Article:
FPSAM - Roundtable 2021 - 6

face). I will then inject along the gnathion if volume
between both of these points is deficient. I'll avoid the
menton if they don't need facial elongation, and I'll
avoid the pogonion if they don't need any more forward
projection of their chin. With that said, I usually
start in the midline-that is where I put most of my
product-and then I build laterally from there using
smaller aliquots as I move out, and not really having a
chin that is wider than the intercanthal distance in
women, and not having one that is wider than the oral
commissures in men. In men, I do not create as much
of a central sphere as I do in women, therefore, my
aliquots are equally placed throughout the entire width
of the chin, to preserve a more flat and square chin.
Dr. Dayan: Dr. Durairaj, how do you manage the
mentolabial sulcus between the lip and the chin,
when you're treating the chin, so as not to make it
too deep? How do you navigate the lower lip and
Dr. Durairaj: I find that to be quite a challenging
area-the labiomental sulcus. I end up treating mostly
the etched line. As that labiomental sulcus increases,
we lose our lip projection, so you need to have that
support for the lip to look attractive and projected. I do
careful measurements of the chin, and I always discuss
with patients whether they are interested in more
projection or more vertical length, and typically I estimate
about a centimeter of projection for each syringe
of filler that we use. An average chin in my hands
needs one to two syringes and I end up using at least a
quarter of that in the labiomental sulcus area.
Dr. Dayan: Dr. Rosengaus, when you're treating
the chin, can you comment a little bit about your
technique? How do you approach the labiomandibular
sulcus and the deep marionette line?
Dr. Rosengaus: Normally, treating the chin includes a
combination of techniques. I will first address the oral
commissure and marionette line; it's important to get a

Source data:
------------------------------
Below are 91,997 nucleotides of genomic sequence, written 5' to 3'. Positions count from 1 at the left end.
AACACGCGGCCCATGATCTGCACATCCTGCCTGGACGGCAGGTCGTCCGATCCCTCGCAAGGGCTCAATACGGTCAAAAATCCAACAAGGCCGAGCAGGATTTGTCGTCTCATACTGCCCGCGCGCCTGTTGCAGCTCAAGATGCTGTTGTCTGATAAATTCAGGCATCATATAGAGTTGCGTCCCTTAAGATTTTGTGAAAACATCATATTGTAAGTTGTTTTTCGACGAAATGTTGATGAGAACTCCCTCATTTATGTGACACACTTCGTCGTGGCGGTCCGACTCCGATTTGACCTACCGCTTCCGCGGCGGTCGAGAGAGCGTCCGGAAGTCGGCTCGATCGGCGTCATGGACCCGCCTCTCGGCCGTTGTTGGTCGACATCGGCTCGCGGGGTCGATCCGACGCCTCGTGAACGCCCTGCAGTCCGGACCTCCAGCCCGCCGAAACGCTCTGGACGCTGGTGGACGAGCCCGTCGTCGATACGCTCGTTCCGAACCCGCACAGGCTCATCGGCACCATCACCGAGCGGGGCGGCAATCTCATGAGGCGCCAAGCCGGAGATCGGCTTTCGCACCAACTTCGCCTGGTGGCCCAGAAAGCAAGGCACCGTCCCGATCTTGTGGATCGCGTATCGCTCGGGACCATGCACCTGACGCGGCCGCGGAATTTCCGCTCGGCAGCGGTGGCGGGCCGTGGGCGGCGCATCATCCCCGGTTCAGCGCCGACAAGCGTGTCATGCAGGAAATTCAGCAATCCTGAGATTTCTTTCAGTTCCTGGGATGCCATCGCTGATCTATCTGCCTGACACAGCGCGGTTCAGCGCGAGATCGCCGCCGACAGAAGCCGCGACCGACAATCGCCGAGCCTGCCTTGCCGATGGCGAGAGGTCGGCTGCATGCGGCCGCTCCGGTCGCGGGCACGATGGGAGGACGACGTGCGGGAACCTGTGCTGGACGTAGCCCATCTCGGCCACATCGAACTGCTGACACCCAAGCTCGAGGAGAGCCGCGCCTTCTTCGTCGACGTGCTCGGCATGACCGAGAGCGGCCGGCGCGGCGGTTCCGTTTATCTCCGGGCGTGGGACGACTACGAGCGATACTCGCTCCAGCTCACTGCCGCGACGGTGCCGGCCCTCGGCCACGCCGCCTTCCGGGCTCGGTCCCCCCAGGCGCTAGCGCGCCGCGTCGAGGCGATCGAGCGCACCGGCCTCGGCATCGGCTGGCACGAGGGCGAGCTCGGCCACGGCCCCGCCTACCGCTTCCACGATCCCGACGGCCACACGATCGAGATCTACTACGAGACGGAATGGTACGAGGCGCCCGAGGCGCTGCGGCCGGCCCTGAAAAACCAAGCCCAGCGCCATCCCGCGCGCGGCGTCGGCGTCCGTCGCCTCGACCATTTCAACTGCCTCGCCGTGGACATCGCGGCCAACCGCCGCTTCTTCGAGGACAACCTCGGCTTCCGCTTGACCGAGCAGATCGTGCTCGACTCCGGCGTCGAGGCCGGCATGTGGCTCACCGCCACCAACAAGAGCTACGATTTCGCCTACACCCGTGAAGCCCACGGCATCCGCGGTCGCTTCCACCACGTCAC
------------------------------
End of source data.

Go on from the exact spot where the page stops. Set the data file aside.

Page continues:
very even area below the lower lip. Then I will assess
the chin. My approach is usually to first create a
space-very similar to what we do in surgery. If I'm
going to insert an implant, I tend to place implants that
have lateral extensions, because I have to take care of
that prejowl sulcus, too. I realize that there are classifications,
and sometimes you do not really want to
project, but you still want to give a very specific
convexity to the chin, not too low or too high. These
are things that I consider.
Dr. Dayan: Can you tell me a little bit about how
many cubic centimeters of product you will use for
what you are describing to get that prejowl area,
marionette lines, chin, what's on average for you,
and do your start here first and work your way up
to the lip, or do you go to the lip, work your way
down to chin?
Dr. Rosengaus: That is a very good question. Okay,
let's say we start by using the Ricketts' line to establish
a relationship between the nose, lips, and chin. It is
something that is very common and it will give you
information if the lips are retracted or protruding and
too projected. If retracted we will volumize the lips. If
profile balance is not yet achieved, you know you have
to address the nose, the chin, or both. If the chin needs
to be volumized, probably 1mL of Defyne will allow
me to get a very good projection of the chin, and then I
will probably have an extra milliliter of Defyne on the
prejowl. Two milliliters would be average.
Dr. Dayan: Dr. Fabi, can you comment on the direction
you take when you are treating this area?
Dr. Fabi: I usually start from the chin and I work my
way up; as mentioned previously, if you support this
area, the lip will follow. I'll probably use about 1 cc
of Defyne to really give a meaningful level of projection
to the chin. Then, I usually will take another
additional cc and divide it between the prejowl sulcus
and work my way up those marionette lines and the
oral commissure, because I see this area as a unit. The
chin is not an island living by itself, it's interconnected
to the sides by the marionette lines and
above by the lips.
Dr. Dayan: Dr. Cotofana, could you comment a
little bit about avoiding the ''danger zones'' of the
chin area and into the prejowl sulcus, specifically
where the mandibular ligament is, and how we are
able to best treat that area?
Dr. Cotofana: Of course-let's start with the arteries
in the chin area. The chin area includes several arteries.
The most prominent arteries are those that emerge from
the mental foramen, which are roughly 1.5 cm lateral to
themidline at the level of the labiomental sulcus. This is
where we have the foramen, which gives rise to the
mental artery and the respective nerve. The mental artery
has some small branches that connect laterally to
the facial artery in the deep plane. There is, however,
another artery termed the ascending mental artery that
travels vertically in the paramedian plane; this indicates
they are not in the midline. We can use the arteries as a
roadmap to determine exactlywhere we can go. Around
the midline, we can inject deep, and laterally we can
inject superficial. Despite there being a plethora of arteries
in the chin, by understanding and respecting
anatomy, all aesthetic needs can be addressed.
ยช 2021 by American Academy of Facial Plastic and Reconstructive Surgery, Inc.

FPSAM - Roundtable 2021

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